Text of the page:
Battle Over Presidential Power Looms in Washington

It is not the war or prisoner abuse or the failure of intelligence agencies that has galvanized the staunchest Congressional opposition to President Bush - but his ambitious 'expansion of executive power.' According to this editorial from Sweden's Dagens Nyheter, 'The Battle over executive power has only just begun.'


Translated Carl Bergquist

December 20, 2005

Original Article (Swedish)    

"I know this war is controversial - yet being your president requires doing what I believe is right and accepting the consequences," George W. Bush stressed in a televised address to the American people on Sunday evening [Dec. 18: WATCH RealVideo].

This is a statement that says quite a lot about Bush as president. At times he may be ridiculed, at other times he is not taken seriously, but he is obviously a politician who knows what he wants and often also how to get it.

Domestically, at least during the first term, things worked out fairly well. He gambled and in the end often achieved more than was thought possible, e.g. on tax cuts and judicial nominations.

In foreign policy, he has used a similar approach. The goals have been bold, and he has not been risk averse.

Resistance on the international stage has been strong, however. The supposition that others would follow when the sole superpower takes the lead proved wrong. Instead, the U.S. appeared arrogant and unwilling to listen. Washington has freely pursued policies, which essentially means that the U.S. doesn't need to adhere to the rules that others must respect.

The most prominent example of this is Iraq - and the problems that appeared following the invasion have been gigantic.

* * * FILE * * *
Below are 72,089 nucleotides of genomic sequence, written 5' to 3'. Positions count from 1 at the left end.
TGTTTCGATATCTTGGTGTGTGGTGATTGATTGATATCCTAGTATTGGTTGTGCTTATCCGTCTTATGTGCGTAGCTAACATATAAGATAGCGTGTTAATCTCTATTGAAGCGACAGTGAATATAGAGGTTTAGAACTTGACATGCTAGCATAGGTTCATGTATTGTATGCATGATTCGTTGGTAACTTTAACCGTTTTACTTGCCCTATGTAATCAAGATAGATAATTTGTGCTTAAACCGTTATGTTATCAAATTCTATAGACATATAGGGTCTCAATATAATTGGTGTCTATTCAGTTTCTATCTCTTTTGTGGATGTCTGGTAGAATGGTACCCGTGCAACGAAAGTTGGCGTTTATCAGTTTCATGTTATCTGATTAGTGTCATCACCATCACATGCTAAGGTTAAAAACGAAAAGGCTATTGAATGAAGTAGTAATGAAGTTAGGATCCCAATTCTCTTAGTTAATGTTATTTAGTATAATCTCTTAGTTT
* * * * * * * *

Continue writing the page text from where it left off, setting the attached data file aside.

Senators - Both Republican And Democratic - That Forced Bush to Back
Down on Torture Ban: (L-R) Tom Carper (D), John McCain (R), John
Thune (R) Joe Lieberman (D), Lindsey Graham (R) and Norm Coleman (R).

RealVideoC-SPAN VIDEO: White House Forced to 'Agree' to Torture Ban,
Dec. 16, 00:01:43

The American tone softened somewhat after Bush's reelection, and there is no doubt that the successful parliamentary elections [in Iraq] represents a very personal feather in Bush's cap. It has also dulled some of the harshest criticism.

Still, criticism remains, as do the demands for a speedy troop withdrawal. Even within the Republican Party, opposition has been persistent.

One can assume that this was one of the main reasons the president adopted a new tone in his [Oval Office] address. "This (the continued suicide bombings) proves that the war is difficult - it doesn't mean we're losing," he said, with a choice of words that would have been unthinkable a couple of years ago. Back then, there could be no hint that misjudgments had been made or that there were difficulties ahead.

The White House has evidently changed its strategy. The President is trying to reach out to those who are critical of the Iraq War, while forcefully striking back at those who believe that the "war on terror" has gone beyond the pale. He admits to mistakes, but will not budge from the conviction that the U.S. is on the right track, and that "victory" is within reach.

Perhaps this humbler outlook will reverse the collapse in the president's approval ratings, but the address should be seen more as a premonition of upcoming battles in Washington.

Senator Lindsey Graham - a Republican 'Defector'

Presidential authority in the form of expanding executive power has become the focal point, and here opposition is mounting. Recently, Congress refused to extend the controversial Patriot Act, and last week the White House felt compelled to sign on to Senator John McCain's amendment on torture and the interrogation methods of the CIA. The New York Times recently revealed that Bush had permitted electronic eavesdropping without a court order.

"Even in a time of war, you have to follow the process, because that's what democracy is all about," Senator Lindsey Graham stated in relation to the wiretapping revelations.

Some say that the battle over executive power has only just begun. While Social Security reform -  which was to be the big policy triumph during the second term -  appears to be dead in the water, domestic power struggles tend to offer home field advantage to the president.

But the question is whether it is not too late. The president may have already gone too far in the "war on terror" for any hope of also declaring "victory" at home.

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